'Painting For Peace' Picture Book Helps Children Cope With Police Violence In Ferguson

It's trying, if not impossible, for some grown adults to make sense of police murders in Ferguson, Missouri, and related State sponsored violence around the country. If we can hardly understand how such shameful actions could occur, and can barely express ourselves regarding the national tragedy, how are children supposed to begin?

A new children's book, titled "Painting for Peace in Ferguson," is out to try. The colorful storybook, written by Ferguson-born author Carol Swartout Klein, tells the true story of the hundreds of artists and citizens who came together in the face of violence and darkness to create beautiful images of hope and peace.

Over 300 people participated in the Paint for Peace St. Louis effort, using the simple and powerful tool of paint to transform the plywood windows on boarded up businesses onto vibrant canvases and messages of love. The book features over 140 artworks spread throughout several miles in Ferguson, Dellwood and South Grand in St. Louis City, each spreading a positive that both children and adults need to heal.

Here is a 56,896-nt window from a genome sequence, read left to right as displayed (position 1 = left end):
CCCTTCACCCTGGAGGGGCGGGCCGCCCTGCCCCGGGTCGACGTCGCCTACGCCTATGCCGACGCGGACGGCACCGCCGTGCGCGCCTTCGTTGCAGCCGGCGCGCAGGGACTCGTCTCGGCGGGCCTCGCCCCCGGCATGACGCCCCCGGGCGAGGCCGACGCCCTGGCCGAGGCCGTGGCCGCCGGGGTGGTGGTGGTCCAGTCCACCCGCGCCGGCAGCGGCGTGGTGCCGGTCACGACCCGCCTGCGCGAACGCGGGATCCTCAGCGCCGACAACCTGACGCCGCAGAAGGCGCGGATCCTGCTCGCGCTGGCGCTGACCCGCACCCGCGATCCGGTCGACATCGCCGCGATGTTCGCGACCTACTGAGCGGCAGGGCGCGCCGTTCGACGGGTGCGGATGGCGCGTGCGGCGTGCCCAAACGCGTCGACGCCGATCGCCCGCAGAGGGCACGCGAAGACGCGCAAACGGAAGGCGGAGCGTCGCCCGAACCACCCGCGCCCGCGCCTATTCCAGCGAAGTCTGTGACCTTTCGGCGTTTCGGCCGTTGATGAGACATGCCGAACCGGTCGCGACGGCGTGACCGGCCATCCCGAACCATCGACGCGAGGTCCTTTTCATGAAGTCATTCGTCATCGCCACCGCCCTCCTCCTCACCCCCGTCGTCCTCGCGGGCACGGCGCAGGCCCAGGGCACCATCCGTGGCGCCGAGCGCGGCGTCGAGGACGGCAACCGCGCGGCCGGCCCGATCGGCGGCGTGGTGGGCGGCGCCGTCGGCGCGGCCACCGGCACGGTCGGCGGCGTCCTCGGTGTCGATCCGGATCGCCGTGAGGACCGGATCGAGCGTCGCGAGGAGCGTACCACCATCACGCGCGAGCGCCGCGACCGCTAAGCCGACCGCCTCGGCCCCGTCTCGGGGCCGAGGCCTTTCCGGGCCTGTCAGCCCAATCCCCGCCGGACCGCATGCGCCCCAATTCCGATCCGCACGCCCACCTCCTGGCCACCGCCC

Klein returned to her childhood home just after the riots around Thanksgiving weekend to see how she could help. She was moved by the number of individuals who spent their holiday weekend giving back to the community, spreading images of hope and healing in the worst of times. "The real essence of the book is empowerment," Klein explains in a statement, "and that if we all do what we can to make our community a better place, amazing things, like hundreds of pieces of art springing up in a matter of days — which changed the outlook and spirit of an entire town — can be the result."

See a preview of the book below and visit the website to learn more and purchase a copy of your own. Check out other inspiring artworks made in the wake of Ferguson here.